FOREIGN FUNDING AND THE MAHARAJAS AMONG NGOS
July 2, 2014
//A category of NGOs are registered with Ministry of Home Affairs -under Foreign contributions regulations Act [ FCRA] –These can be called Euro or Dollar NGOs who get funds from private charities as well as Government organizations abroad.//
It is speculated that a big portion of this money goes to politicians and bureaucracy as a large number of institutes are owned, controlled and managed by politicians and business houses
India is a fascinating country. The number of stock exchanges we have, as per official records is 20, but the number of functioning exchanges is only two. The number of scrips listed on the Bombay Stock Exchanges [BSE] is nearly 9,000, only 3500 of these are traded at least once a year, and the top 50 securities constitute nearly two-third of the turnover. Actually only 250 to 300 are "active" traded scrips. Interestingly, the latest Handbook of Statistics on Indian Securities Market published by the Securities & Exchange Board of India (SEBI) has dropped the column for number of scrips listed on the BSE! It is one way to solve the issue of numbers.
In a similar fashion, we decided to probe the number of not-for-profit or non-governmental organisations (NGO) in India. Being in the teaching line, we have the habit of probing issues that are otherwise not to be probed at all! Let sleeping dogs lie is the national dictum in such matters.
NGOs are also known as Voluntary Organizations (VOs) or Voluntary Agencies (VAs) and more recently as Voluntary Development Organizations (VDOs), Non-Governmental Development Organizations (NGDOs) or Non-Profit Institutions (NPIs). There are equivalent names for NGOs available in different Indian languages. In Hindi NGOs are called Swayamsevi Sansthayen or Swayamsevi Sangathan.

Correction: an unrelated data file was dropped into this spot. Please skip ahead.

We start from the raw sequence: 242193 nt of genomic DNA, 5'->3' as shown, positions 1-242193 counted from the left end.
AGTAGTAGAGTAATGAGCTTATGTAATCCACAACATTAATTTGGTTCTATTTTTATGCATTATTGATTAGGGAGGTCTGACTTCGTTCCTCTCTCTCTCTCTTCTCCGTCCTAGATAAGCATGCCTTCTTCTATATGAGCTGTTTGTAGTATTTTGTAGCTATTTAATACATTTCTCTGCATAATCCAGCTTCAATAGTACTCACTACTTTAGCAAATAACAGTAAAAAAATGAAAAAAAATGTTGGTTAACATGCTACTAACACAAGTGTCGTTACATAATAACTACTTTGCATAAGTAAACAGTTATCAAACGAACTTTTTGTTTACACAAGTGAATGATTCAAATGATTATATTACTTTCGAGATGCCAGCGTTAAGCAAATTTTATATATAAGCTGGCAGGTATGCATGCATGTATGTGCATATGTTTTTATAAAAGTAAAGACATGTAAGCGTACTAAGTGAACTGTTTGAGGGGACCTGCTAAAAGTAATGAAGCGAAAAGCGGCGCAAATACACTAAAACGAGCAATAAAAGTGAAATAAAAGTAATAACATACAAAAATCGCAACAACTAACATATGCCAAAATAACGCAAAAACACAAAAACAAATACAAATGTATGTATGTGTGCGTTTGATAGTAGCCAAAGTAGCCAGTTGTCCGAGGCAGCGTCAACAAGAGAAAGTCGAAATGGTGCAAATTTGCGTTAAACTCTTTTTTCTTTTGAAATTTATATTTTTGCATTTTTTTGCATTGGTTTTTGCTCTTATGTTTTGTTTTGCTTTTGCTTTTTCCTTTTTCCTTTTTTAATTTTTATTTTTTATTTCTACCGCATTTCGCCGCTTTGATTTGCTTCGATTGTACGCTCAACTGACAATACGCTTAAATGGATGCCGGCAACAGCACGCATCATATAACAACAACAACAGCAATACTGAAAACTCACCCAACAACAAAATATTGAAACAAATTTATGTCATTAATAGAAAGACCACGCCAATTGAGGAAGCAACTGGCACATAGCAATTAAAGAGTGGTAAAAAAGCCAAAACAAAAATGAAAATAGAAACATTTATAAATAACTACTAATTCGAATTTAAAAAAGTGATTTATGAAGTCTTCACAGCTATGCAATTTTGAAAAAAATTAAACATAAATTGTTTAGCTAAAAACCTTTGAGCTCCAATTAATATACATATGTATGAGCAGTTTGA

Prior to the enactment of the Societies Registration Act of 1860, voluntary action was guided mainly by religious and cultural ethos. Subsequently, a series of legislations addressing the non-profit sector were promulgated. The starting point in this respect was Article 19 of the Indian Constitution which recognized a number of civic rights including the right "….to form associations or unions". It constitutes the legal basis of relevant legal provisions applicable to the non-profit sector. There are also non mandatory provisions that allow any group with the intention of starting a non-profit, voluntary or charitable work to organize itself into a legally registered entity. However, given the optional nature of these provisions, there is a large group of voluntary bodies that are not registered.
The United Nations Development Programme (UNDP) India and the UN Volunteers (UNV) programme had organized a Forum in January 2006 at UNDP's Delhi office to discuss the issues relating to implementation of the UN Handbook on Non-profit Institutions (NPIs) in the System of National Accounts in India.
The meeting was attended by representatives of the Planning Commission, Ministry of Statistics and Programme Implementation (MoSPI), NGOs, UNV Headquarters, and the Centre for Civil Society Studies of Johns Hopkins University, which is leading the effort to implement the UN NPI Handbook throughout the World.
At this Forum, the UN Resident Coordinator and UNDP India Resident Representative stressed the need to implement the UN Handbook in order to capture the contribution of NPIs to the national economy. It was mentioned that the voluntary sector played a significant role in the economic and social change of the country and contributed significantly to the development in both rural and urban areas. The Forum therefore urged that India should take suitable steps to implement the UN Handbook on NPIs and compile accounts of NPIs functioning in the country.
The National Policy on the Voluntary Sector, adopted in May 2007, presumably under the guidance of the National Advisory Council, pledges to encourage, enable and empower an independent, creative and effective voluntary sector, with diversity in form and function, so that it can contribute to the social, cultural and economic advancement of the people of India. It constitutes the beginning of a process to evolve a new working relationship between the government and the voluntary sector, without affecting the autonomy and identity of voluntary organizations (GoI/Planning Commission, 2007). Accordingly, it is expected that the enabling environment will be further enhanced to encourage the development and active engagement of the non-profit sector, including volunteerism, in the community's affairs and developmental efforts.
So we can conclude that at the beginning of the United Progressive Alliance (UPA)'s second term, the so called voluntary or NGO sector was fully ensconced in decision making and fund collecting activities.
Read the rest of the article in Prof Vaidyanathan's blog here :-